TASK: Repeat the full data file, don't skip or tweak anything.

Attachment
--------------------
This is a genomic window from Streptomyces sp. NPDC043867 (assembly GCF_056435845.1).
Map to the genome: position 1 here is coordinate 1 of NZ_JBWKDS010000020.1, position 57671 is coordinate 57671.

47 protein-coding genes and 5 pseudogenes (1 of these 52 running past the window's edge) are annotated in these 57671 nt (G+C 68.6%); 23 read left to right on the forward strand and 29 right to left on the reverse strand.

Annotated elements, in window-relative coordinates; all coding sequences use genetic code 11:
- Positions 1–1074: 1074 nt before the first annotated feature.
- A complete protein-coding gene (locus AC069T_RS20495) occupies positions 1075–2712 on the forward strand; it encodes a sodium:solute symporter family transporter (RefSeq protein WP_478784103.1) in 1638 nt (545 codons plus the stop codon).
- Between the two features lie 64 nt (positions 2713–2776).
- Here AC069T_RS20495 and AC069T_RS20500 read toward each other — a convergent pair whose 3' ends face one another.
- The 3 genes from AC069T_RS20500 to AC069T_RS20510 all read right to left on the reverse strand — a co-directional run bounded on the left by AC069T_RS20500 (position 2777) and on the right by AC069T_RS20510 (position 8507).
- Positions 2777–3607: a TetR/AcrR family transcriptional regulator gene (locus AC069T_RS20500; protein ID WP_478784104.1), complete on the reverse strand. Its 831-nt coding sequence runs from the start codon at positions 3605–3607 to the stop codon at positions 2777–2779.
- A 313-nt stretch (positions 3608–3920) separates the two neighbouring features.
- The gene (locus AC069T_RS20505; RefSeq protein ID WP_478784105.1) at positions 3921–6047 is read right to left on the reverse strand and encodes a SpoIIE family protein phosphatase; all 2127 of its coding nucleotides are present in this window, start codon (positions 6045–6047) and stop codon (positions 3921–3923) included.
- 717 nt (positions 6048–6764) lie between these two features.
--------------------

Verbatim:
This is a genomic window from Streptomyces sp. NPDC043867 (assembly GCF_056435845.1).
Map to the genome: position 1 here is coordinate 1 of NZ_JBWKDS010000020.1, position 57671 is coordinate 57671.

47 protein-coding genes and 5 pseudogenes (1 of these 52 running past the window's edge) are annotated in these 57671 nt (G+C 68.6%); 23 read left to right on the forward strand and 29 right to left on the reverse strand.

Annotated elements, in window-relative coordinates; all coding sequences use genetic code 11:
- Positions 1–1074: 1074 nt before the first annotated feature.
- A complete protein-coding gene (locus AC069T_RS20495) occupies positions 1075–2712 on the forward strand; it encodes a sodium:solute symporter family transporter (RefSeq protein WP_478784103.1) in 1638 nt (545 codons plus the stop codon).
- Between the two features lie 64 nt (positions 2713–2776).
- Here AC069T_RS20495 and AC069T_RS20500 read toward each other — a convergent pair whose 3' ends face one another.
- The 3 genes from AC069T_RS20500 to AC069T_RS20510 all read right to left on the reverse strand — a co-directional run bounded on the left by AC069T_RS20500 (position 2777) and on the right by AC069T_RS20510 (position 8507).
- Positions 2777–3607: a TetR/AcrR family transcriptional regulator gene (locus AC069T_RS20500; protein ID WP_478784104.1), complete on the reverse strand. Its 831-nt coding sequence runs from the start codon at positions 3605–3607 to the stop codon at positions 2777–2779.
- A 313-nt stretch (positions 3608–3920) separates the two neighbouring features.
- The gene (locus AC069T_RS20505; RefSeq protein ID WP_478784105.1) at positions 3921–6047 is read right to left on the reverse strand and encodes a SpoIIE family protein phosphatase; all 2127 of its coding nucleotides are present in this window, start codon (positions 6045–6047) and stop codon (positions 3921–3923) included.
- 717 nt (positions 6048–6764) lie between these two features.